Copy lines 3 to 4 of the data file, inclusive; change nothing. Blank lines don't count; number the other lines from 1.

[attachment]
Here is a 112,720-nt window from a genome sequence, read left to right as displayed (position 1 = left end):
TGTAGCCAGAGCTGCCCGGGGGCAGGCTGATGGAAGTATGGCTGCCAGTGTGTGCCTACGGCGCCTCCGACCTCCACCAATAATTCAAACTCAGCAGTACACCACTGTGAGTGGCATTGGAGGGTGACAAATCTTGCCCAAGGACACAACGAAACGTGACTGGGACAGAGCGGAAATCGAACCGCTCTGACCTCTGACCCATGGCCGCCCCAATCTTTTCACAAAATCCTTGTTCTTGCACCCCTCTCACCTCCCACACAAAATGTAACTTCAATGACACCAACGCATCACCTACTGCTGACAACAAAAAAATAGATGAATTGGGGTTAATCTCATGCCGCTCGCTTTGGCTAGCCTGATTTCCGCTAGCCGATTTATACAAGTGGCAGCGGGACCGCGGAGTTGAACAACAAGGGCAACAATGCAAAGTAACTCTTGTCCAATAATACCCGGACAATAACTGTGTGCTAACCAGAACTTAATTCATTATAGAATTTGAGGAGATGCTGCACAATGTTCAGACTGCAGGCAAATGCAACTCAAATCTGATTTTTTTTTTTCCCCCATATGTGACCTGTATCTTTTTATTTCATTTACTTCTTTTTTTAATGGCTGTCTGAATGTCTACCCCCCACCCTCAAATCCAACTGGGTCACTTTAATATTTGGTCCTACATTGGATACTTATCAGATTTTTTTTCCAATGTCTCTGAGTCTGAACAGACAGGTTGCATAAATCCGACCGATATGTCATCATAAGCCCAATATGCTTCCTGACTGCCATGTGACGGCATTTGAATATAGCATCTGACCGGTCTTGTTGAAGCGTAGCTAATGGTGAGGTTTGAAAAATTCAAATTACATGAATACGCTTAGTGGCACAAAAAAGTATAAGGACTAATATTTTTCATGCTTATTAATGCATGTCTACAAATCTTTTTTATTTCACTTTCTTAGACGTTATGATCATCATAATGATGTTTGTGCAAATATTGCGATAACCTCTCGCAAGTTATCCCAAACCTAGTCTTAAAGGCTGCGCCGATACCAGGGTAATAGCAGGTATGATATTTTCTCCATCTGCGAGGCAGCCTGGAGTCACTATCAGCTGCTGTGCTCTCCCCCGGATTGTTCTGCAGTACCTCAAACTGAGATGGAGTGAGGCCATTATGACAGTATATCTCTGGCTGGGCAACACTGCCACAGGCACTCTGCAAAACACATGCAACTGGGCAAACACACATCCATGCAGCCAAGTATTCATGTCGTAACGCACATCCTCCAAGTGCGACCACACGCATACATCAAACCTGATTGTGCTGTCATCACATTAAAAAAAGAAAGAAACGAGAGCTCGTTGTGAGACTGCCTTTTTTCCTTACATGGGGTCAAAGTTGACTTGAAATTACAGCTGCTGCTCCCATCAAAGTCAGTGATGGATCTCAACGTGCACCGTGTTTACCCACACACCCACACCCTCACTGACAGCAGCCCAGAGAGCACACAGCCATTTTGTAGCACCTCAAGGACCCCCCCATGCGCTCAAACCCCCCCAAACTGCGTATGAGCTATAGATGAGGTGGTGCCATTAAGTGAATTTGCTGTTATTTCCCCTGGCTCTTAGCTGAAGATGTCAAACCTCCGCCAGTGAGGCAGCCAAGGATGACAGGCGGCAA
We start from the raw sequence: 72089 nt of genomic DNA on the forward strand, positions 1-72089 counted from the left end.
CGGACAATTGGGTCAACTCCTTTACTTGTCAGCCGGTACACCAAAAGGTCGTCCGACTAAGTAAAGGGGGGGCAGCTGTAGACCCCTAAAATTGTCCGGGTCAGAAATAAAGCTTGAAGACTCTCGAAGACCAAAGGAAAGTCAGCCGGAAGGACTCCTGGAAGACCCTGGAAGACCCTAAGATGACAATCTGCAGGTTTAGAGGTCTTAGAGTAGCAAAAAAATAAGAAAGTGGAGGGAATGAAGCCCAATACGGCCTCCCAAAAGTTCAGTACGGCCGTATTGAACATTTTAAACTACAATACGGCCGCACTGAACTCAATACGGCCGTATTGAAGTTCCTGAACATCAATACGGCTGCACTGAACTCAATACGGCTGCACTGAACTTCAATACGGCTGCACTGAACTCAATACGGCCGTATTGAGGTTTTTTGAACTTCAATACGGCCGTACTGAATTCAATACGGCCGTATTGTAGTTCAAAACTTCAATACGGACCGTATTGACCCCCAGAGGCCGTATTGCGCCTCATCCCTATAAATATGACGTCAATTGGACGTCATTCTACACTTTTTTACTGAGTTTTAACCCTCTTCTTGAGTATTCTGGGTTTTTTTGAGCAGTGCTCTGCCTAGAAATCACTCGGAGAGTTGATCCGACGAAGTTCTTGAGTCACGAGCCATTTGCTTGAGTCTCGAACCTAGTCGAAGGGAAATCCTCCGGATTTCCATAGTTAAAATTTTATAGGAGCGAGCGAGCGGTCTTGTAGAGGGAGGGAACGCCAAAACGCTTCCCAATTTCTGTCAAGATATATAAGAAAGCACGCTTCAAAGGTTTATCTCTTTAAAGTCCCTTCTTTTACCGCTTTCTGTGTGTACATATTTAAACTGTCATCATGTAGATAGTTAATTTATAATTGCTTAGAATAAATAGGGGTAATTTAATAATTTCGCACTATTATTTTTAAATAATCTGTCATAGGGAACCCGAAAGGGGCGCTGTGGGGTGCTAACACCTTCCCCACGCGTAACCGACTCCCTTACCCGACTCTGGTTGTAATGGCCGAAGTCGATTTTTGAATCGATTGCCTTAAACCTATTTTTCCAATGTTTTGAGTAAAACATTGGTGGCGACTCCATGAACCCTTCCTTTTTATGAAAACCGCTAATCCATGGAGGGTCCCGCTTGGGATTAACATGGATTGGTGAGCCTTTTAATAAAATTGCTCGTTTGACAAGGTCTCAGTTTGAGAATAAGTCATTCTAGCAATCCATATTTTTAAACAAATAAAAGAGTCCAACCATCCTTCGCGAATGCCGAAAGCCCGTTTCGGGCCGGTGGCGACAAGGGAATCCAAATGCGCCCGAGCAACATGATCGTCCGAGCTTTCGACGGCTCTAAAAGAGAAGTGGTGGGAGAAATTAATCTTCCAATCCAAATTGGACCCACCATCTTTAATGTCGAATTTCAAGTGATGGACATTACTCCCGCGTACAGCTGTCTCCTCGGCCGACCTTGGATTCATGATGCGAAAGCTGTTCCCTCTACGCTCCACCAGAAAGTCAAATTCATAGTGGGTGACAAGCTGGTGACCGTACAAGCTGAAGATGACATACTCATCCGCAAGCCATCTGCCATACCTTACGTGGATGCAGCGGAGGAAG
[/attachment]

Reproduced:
We start from the raw sequence: 72089 nt of genomic DNA on the forward strand, positions 1-72089 counted from the left end.
CGGACAATTGGGTCAACTCCTTTACTTGTCAGCCGGTACACCAAAAGGTCGTCCGACTAAGTAAAGGGGGGGCAGCTGTAGACCCCTAAAATTGTCCGGGTCAGAAATAAAGCTTGAAGACTCTCGAAGACCAAAGGAAAGTCAGCCGGAAGGACTCCTGGAAGACCCTGGAAGACCCTAAGATGACAATCTGCAGGTTTAGAGGTCTTAGAGTAGCAAAAAAATAAGAAAGTGGAGGGAATGAAGCCCAATACGGCCTCCCAAAAGTTCAGTACGGCCGTATTGAACATTTTAAACTACAATACGGCCGCACTGAACTCAATACGGCCGTATTGAAGTTCCTGAACATCAATACGGCTGCACTGAACTCAATACGGCTGCACTGAACTTCAATACGGCTGCACTGAACTCAATACGGCCGTATTGAGGTTTTTTGAACTTCAATACGGCCGTACTGAATTCAATACGGCCGTATTGTAGTTCAAAACTTCAATACGGACCGTATTGACCCCCAGAGGCCGTATTGCGCCTCATCCCTATAAATATGACGTCAATTGGACGTCATTCTACACTTTTTTACTGAGTTTTAACCCTCTTCTTGAGTATTCTGGGTTTTTTTGAGCAGTGCTCTGCCTAGAAATCACTCGGAGAGTTGATCCGACGAAGTTCTTGAGTCACGAGCCATTTGCTTGAGTCTCGAACCTAGTCGAAGGGAAATCCTCCGGATTTCCATAGTTAAAATTTTATAGGAGCGAGCGAGCGGTCTTGTAGAGGGAGGGAACGCCAAAACGCTTCCCAATTTCTGTCAAGATATATAAGAAAGCACGCTTCAAAGGTTTATCTCTTTAAAGTCCCTTCTTTTACCGCTTTCTGTGTGTACATATTTAAACTGTCATCATGTAGATAGTTAATTTATAATTGCTTAGAATAAATAGGGGTAATTTAATAATTTCGCACTATTATTTTTAAATAATCTGTCATAGGGAACCCGAAAGGGGCGCTGTGGGGTGCTAACACCTTCCCCACGCGTAACCGACTCCCTTACCCGACTCTGGTTGTAATGGCCGAAGTCGATTTTTGAATCGATTGCCTTAAACCTATTTTTCCAATGTTTTGAGTAAAACATTGGTGGCGACTCCATGAACCCTTCCTTTTTATGAAAACCGCTAATCCATGGAGGGTCCCGCTTGGGATTAACATGGATTGGTGAGCCTTTTAATAAAATTGCTCGTTTGACAAGGTCTCAGTTTGAGAATAAGTCATTCTAGCAATCCATATTTTTAAACAAATAAAAGAGTCCAACCATCCTTCGCGAATGCCGAAAGCCCGTTTCGGGCCGGTGGCGACAAGGGAATCCAAATGCGCCCGAGCAACATGATCGTCCGAGCTTTCGACGGCTCTAAAAGAGAAGTGGTGGGAGAAATTAATCTTCCAATCCAAATTGGACCCACCATCTTTAATGTCGAATTTCAAGTGATGGACATTACTCCCGCGTACAGCTGTCTCCTCGGCCGACCTTGGATTCATGATGCGAAAGCTGTTCCCTCTACGCTCCACCAGAAAGTCAAATTCATAGTGGGTGACAAGCTGGTGACCGTACAAGCTGAAGATGACATACTCATCCGCAAGCCATCTGCCATACCTTACGTGGATGCAGCGGAGGAAG